Cause Opens for St. Gianna Beretta's Brother
Prelate Calls Them "Spectacularly Important Siblings"
| 1457 hits
By Alexandre Ribeiro
SÃO PAULO, Brazil, JULY 1, 2008 (Zenit.org).- The brother of a woman canonized after she opted to risk her life to save her unborn child is also being considered for official recognition as a saint.
Retired Bishop Serafim Spreafico of Grajau, Maranhao, in northern Brazil, reflected on the life of his countryman and fellow Capuchin, and that of his sister.
"They are two spectacularly important siblings for today's world, extraordinary examples of fraternity, of family holiness," he said.
The bishop and Friar Albert worked closely together for 20 years, both in Italy and Brazil.
Albert Beretta was born in Milan in 1916. He was already a doctor and surgeon when he was ordained a priest in the Capuchin Order in 1948. He left for Brazil a year later.
Bishop Spreafico described Friar Albert as "a witness of the beatitudes. […] He was a witness of God's presence in every person, from the beginning to the end."
The bishop recalled an episode involving Friar Albert: "He had been praying for some time before the tabernacle when I arrived. Then he asked me: 'Will we be closer to God in heaven than we are here at this moment, before the tabernacle?'
"I must say I was surprised by the very simple way he asked me that, his simplicity in living in the presence of God.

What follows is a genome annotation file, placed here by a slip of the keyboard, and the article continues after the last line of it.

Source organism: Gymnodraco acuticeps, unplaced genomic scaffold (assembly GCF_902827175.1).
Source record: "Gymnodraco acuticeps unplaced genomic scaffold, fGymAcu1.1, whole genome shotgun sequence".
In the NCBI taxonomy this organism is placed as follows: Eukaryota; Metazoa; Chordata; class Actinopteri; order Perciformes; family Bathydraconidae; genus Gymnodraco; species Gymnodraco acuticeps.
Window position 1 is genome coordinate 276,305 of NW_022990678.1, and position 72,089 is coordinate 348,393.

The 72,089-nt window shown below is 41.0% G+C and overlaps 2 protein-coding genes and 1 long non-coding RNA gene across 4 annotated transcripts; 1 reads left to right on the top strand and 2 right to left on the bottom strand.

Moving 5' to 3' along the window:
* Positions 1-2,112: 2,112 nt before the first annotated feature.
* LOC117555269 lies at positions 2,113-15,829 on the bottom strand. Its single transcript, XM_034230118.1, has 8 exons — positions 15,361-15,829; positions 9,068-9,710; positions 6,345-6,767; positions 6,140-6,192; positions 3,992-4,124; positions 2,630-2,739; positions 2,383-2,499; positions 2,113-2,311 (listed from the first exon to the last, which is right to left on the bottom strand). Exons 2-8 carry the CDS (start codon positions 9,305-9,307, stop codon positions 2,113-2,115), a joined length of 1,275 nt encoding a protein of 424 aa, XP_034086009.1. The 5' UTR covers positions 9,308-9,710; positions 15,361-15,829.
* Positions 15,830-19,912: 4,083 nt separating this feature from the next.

"I then answered, 'yes,' and in heaven we will be immersed in God, as St. Thomas says. At that moment, in silence, he returned to pray."
Also a missionary
Gianna (1922-1962) also wanted to go to Brazil, to work as a missionary beside her priest brother, Bishop Spreafico said. She trained for seven years to be able to go, but her frail health impeded her.
"In the spiritual dimension, she was and is a missionary in Brazil, so much so that it was in that country that the two miracles took place that raised her to the order of saints," he noted.
Gianna was a physician like her brother. She married and had four children. During her pregnancy with her daughter, Gianna Emanuela, she developed a fibroma in her uterus. Rather than choosing an abortion or a hysterectomy, Gianna chose to have the fibroma removed, though further complications were anticipated. She gave birth to little Gianna Emanuela, but died a week later.
She was beatified in 1994 and canonized in 2004. Her husband and Gianna Emanuela were present at the ceremony.
Bishop Spreafico told ZENIT that he always entrusts himself to the intercession of St. Gianna and Friar Albert.
"As members of my diocese, though St. Gianna [only] in the spiritual dimension, the two siblings must obey me," the bishop quipped. "So I pray to them to grant many graces and holiness to the Church in Brazil."